Moreno allegedly commits suicide. Creepy, blue-tinted scene of him slowly sitting up in his darkened jail cell, with a white sheet over his body proves that the act was a ruse, and he escapes jail the following morning, after attacking a guard. (That would be the "dead man's escape" of the title)
Insomniac Mazamette spies him escaping in the night and goes after him, unsuccessfully. The next morning, it is discovered that Moreno escaped.
Phillipe (or rather, an obvious dummy) is later kidnapped by les Vampires, and manages to escape, in a scene too comical for this type of escape. Moreno later confronts Phillipe and ultimately captures him again, threatening his life, unless Phillipe gives them information about their rival gang.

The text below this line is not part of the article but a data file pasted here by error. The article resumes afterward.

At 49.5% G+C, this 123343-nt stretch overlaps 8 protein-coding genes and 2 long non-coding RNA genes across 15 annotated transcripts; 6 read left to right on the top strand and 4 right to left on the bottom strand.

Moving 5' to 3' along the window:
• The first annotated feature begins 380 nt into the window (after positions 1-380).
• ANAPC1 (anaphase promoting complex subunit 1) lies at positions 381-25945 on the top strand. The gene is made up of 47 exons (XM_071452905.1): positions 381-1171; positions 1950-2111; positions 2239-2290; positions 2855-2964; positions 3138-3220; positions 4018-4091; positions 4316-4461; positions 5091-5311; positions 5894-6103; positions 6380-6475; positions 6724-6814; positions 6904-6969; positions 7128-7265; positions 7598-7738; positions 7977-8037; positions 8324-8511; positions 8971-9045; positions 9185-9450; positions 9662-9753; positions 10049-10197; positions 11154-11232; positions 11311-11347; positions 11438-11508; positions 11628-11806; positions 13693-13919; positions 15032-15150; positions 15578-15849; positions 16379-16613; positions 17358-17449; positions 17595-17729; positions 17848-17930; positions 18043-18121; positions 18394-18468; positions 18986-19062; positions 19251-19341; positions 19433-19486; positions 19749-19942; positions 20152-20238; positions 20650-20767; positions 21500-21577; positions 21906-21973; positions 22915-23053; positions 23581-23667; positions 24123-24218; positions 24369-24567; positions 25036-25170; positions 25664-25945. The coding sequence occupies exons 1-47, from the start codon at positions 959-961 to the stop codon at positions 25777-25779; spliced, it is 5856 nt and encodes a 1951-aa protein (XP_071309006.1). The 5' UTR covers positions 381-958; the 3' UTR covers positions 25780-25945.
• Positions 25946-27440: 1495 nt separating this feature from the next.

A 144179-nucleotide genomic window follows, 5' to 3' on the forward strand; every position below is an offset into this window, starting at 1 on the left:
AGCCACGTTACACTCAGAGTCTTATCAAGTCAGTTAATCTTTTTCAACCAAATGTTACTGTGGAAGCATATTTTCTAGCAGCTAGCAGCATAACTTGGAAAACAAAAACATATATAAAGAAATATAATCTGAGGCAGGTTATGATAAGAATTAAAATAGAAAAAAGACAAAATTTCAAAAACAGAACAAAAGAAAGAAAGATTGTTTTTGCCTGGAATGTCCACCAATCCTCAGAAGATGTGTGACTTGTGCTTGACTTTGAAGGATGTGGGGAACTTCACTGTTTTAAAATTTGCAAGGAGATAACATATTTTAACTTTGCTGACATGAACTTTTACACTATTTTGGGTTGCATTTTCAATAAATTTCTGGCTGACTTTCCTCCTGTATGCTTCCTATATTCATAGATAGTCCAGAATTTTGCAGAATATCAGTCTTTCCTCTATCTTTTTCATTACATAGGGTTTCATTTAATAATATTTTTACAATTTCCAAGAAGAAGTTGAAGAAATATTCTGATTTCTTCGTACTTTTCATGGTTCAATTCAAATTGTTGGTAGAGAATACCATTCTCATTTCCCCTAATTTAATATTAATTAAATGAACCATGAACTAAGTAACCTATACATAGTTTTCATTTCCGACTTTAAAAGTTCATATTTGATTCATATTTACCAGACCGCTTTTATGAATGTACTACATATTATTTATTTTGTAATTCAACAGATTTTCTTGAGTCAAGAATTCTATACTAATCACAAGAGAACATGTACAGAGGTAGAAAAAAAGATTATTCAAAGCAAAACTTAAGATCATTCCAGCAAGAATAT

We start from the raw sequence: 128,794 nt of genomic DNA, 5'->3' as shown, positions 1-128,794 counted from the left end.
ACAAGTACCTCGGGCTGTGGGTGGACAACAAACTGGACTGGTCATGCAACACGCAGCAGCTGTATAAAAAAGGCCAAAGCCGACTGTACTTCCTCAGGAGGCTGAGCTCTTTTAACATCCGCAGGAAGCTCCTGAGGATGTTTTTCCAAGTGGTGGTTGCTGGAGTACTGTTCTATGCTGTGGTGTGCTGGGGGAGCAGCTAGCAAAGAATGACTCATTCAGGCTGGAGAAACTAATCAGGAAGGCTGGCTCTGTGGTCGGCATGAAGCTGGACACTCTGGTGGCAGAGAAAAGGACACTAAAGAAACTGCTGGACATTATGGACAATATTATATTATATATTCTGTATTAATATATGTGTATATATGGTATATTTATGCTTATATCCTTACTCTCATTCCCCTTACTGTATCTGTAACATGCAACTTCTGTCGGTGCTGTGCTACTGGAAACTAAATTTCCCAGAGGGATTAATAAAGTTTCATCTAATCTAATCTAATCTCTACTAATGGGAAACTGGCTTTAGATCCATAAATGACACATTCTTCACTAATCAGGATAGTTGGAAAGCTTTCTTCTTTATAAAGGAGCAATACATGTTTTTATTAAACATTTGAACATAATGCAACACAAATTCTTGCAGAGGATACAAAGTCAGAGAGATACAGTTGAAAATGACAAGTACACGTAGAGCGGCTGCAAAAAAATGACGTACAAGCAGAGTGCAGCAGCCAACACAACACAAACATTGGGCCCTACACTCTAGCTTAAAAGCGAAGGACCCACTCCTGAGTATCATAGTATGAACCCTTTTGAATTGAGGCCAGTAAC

This chapter climaxes well, with a murder/ robbery of the attendees at a ball at midnight that evening, with Les Vampires stealing all of their valuables, only to have them stolen by Moreno.
This chapter, the first to be released in 1916, is an improvement over the overly busy fourth chapter, but goes on a bit too log, even at only 35 minutes.
"Could we imagine a more horrifying scene than one of a bandit awakening from a lethargic sleep and lunging at an unfortunate night watchman's throat?"
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